A Mulligan Novel
By Bruce DeSilva
Rogue Island, Bruce DeSilva's first novel, won the Edgar and Macivity Awards, with good reason. Having gotten to know Bruce a little on line, when he wrote Cliff Walk, I'm fairly certain he was thinking, "You 'ain't' seen nothing yet..." In his second novel, DeSilva has shown us he's the writer to be watching, a new best-seller whose name will be on the lips of mystery thriller readers everywhere! Sure, I loved It!
DeSilva mentions several authors in this novel, including his wife, Poet Patricia Smith. But even if he hadn't mentioned him, I recognized his kindred spirit with Robert B. Parker. I haven't enjoyed the dialogue and quips DeSilva zings us with since the early books starring Parker's Spenser. If you know what I'm talking about, readers, be prepared to meet a new Spenser-investigative leading man--Liam Mulligan style! Mulligan captures us in this novel, keeping us fully entertained with smiles and laughter...
And we need it, because the topic covered is very important to all those who care about children--child pornography and abuse/murder...
I especially liked that Mulligan, along with other characters, was written to show his emotional response to the grim crime scenes to which he was called. In fact, by the end of this novel, readers will have fallen for Mulligan--and I'm sure many of us will want to comfort him as he laments being alone...LOL...
As a newspaper man, Mulligan tells us much about Rhode Island and this time is no exception...Did you know that prostitution had been legal in Rhode Island until recently? So when an arm of a child was found--you don't want to know where--it was natural for Mulligan and the police to look at those involved with the sex business.
Poor Mulligan had to investigate all the strip joints, and tell us about them of course. But the owner of these bars, who was also producing pornographic vids, swore he was not involved. And, surprisingly, Mulligan later finds out why he could cross him off the suspect list, at least for the murders that continued to result in body parts being found... But he did confirm that the governor had been receiving "donations" from the pornographer!
Mulligan continues to have a good working relationship with a local cop and their byplay adds much to the credibility of those activities in which Mulligan finds himself involved. And there is much in which he does touch upon, including religion as several were priests who were found to be involved in child pornography.
As we all know, child pornographers and pedophiles can be found everywhere, especially on the Internet. That makes solving a case much more complex and spread across states and borders. For readers, that makes for a page-turning thriller as we try to solve the case with Mulligan. I applaud DeSilva not only for taking on an important issue and handling it with sensitivity to the extent possible...but also for broadening Mulligan's character to include more of his personality through humorous as well as touching scenes. Let's hear it for a leading man we readers will love to follow--including moi!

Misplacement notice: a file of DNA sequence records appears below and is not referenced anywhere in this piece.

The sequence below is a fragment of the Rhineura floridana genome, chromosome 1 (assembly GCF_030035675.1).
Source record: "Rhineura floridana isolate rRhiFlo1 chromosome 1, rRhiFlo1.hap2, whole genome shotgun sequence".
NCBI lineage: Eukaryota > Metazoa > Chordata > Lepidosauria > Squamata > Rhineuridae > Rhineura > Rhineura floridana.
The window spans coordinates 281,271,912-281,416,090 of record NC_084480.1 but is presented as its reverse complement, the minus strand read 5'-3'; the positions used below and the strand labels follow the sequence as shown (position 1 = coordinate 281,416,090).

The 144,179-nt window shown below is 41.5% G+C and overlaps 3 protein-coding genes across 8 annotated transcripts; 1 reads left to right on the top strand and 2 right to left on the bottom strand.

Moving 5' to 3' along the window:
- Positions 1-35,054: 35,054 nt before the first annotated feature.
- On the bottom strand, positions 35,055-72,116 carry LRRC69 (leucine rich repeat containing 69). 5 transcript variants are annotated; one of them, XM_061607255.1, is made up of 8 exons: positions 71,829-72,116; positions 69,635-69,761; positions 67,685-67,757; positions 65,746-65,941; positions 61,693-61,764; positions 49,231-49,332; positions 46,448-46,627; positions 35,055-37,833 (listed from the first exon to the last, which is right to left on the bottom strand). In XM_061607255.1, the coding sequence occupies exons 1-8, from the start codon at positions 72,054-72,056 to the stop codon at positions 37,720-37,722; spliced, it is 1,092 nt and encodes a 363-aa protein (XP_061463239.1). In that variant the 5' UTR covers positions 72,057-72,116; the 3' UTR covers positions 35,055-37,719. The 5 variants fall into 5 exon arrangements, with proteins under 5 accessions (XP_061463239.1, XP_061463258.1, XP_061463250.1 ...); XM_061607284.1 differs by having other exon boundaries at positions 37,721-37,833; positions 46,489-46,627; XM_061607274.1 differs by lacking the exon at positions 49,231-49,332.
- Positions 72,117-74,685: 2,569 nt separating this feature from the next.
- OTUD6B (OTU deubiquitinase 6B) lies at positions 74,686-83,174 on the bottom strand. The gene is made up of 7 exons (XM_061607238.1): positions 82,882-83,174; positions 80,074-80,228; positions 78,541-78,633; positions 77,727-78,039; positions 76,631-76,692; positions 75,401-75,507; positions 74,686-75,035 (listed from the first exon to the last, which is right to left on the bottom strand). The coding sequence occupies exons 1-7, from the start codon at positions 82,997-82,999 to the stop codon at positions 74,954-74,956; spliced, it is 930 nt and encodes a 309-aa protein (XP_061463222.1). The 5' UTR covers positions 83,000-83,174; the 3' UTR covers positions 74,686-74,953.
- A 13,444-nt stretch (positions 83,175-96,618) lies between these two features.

And I knew I liked Bruce DeSilva even more when he closed with his comments about the signature move of the star of a TV show--which I refuse to watch because of that same "look!" LOL
This is a must-read from a new DeSilva "Favorite Author" Fan!
Bruce DeSilva worked as a journalist for 40 years before retiring to write crime novels full time. In April of 2011, he was awarded the Mystery Writers of America's prestigious Edgar Award in the best first novel category for "Rogue Island." In September 2011, he was awarded the Mystery Writers International's Macavity Award for best debut novel. The book was also a finalist for the Shamus, Barry and Anthony Awards.
The sequel, "Cliff Walk," was published by Forge in May.
At the Associated Press, DeSilva served as the writing coach, responsible for training the wire service's reporters and editors worldwide. Previously, he directed an elite AP department devoted to investigative reporting and other special projects. Earlier in his career, he was an investigative reporter and an editor at The Hartford Courant and The Providence Journal.
Stories edited by DeSilva have won virtually every major journalism prize including the Polk Award (twice), the Livingston (twice), the ASNE, and the Batten Medal. He also edited two Pulitzer finalists and helped edit a Pulitzer winner.
He has worked as a consultant on writing and editing at more than 50 newspapers including The New York Times and The Dallas Morning News, and he has been a sought-after speaker at professional journalism gatherings including the National Writers Workshops and the Nieman Foundation. He has also been a speaker at crime writers conferences including Thrillerfest, Bouchercon, and the Mystery Writers of America.
His reviews of crime novels have appeared in The New York Times book review section and continue to be published occasionally by The Associated Press. He is currently an adjunct professor at the Columbia University Graduate School of Journalism.
He and his wife Patricia Smith, an award-winning poet, live in Howell, NJ, with their granddaughter Mikaila, a huge mutt named Rondo, and an enormous Bernese Mountain Dog named Brady.